The episode features a fantastic edge of your seat scene. Gus angrily, but calmly, comes downstairs to the lab to deal with Walt and Jesse after finding out Gale is dead, and then kills Victor, who is trying to prove that Walt is unnecessary by cooking the meth himself.  Gus murders Victor in the most cold-hearted manner, silently with a box cutter as Walt, Jesse and Mike look on.  The exact purpose of the kill is unclear; there are a couple of different possible reasons.  Gus may be punishing Victor for getting seen at Gale’s apartment, or he may be sending a message to Walt and Jesse, telling them that they’re this close to death themselves.  Likely, it’s a combination.  The scene gives us a new appreciation for Gus’s cold business sensibility.  Gus’s murder of Victor was at the least disturbing, maybe borderline sociopathic, and even Mike seemed shocked by the sheer manner of the kill.  Watching Gus clean himself off afterwards was priceless.

The scene ended with a nice touch, showing Jesse and Walt using chemicals to destroy the body.  Mike, looking on, asks if they’re sure their method will work. Jesse and Walt assure Mike that it will, showing us an example of how chemistry and Walt can be as dangerous in its own way as Mike’s time-tested methods.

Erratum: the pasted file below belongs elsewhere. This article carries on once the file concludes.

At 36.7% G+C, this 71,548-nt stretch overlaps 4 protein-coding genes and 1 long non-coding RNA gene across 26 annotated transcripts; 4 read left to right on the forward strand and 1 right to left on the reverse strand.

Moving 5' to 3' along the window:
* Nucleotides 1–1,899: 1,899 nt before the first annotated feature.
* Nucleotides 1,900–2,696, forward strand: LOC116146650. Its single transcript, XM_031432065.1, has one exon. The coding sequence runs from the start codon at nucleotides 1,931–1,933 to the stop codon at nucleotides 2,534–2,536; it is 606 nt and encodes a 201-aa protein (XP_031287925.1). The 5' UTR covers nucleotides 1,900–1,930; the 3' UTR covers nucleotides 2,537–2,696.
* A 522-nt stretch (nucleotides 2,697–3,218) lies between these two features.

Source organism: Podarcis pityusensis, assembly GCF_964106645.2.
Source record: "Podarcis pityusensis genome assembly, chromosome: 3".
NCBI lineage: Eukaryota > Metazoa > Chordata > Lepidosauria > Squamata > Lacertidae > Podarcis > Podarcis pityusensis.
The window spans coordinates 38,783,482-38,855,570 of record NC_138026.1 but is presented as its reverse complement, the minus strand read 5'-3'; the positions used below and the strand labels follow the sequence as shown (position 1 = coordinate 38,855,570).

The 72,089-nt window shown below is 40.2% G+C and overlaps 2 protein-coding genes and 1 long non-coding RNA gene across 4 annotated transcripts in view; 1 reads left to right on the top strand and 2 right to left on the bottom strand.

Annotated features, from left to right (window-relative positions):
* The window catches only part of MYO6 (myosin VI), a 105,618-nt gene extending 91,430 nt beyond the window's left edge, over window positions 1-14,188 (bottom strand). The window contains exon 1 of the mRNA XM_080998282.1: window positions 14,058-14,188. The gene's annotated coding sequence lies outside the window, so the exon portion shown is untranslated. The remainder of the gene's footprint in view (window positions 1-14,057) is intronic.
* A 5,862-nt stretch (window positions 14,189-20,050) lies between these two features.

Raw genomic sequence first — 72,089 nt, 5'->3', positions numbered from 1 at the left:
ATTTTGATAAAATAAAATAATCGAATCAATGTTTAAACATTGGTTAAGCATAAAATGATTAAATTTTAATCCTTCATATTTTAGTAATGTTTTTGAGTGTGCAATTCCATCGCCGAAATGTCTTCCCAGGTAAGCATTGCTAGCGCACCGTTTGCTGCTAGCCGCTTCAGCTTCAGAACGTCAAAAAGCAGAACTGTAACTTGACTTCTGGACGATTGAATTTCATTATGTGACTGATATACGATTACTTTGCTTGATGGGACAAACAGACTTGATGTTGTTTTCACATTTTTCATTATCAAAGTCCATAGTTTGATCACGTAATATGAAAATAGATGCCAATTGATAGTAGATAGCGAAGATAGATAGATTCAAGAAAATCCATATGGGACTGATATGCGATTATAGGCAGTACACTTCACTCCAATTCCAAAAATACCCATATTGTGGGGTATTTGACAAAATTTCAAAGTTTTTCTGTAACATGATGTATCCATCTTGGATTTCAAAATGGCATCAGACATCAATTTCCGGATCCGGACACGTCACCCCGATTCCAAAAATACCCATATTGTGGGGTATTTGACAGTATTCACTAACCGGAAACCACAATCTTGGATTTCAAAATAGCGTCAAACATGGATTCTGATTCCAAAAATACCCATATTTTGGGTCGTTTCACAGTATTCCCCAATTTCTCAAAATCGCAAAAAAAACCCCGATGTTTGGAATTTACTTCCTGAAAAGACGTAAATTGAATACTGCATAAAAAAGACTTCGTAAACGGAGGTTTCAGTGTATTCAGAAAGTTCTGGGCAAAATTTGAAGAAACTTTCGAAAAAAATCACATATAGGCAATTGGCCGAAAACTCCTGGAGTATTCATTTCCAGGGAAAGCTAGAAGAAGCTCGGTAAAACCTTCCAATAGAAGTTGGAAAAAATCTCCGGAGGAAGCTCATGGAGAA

The police investigate Gale’s murder and we get a tight shot of Gale’s notebook, where Gale stores his notes on the meth-making progress (Gale has always been a diligent student).  Walt will be squeezed from both sides this season.  With Gus coming at him from one side, and the police from the other, the question for the rest of the season is who will get to him first?

Ranking the Shows That I Watch – Honorable Mentions

2 Aug

Ranking the Shows That I Watch

As you may or may not know/realize, I watch a lot of TV.  34 programs in fact, I’ve watched a season of in the past 12 months.  I’d taken it on myself to rank these shows, starting at 34 to 1.  First, however, a look at: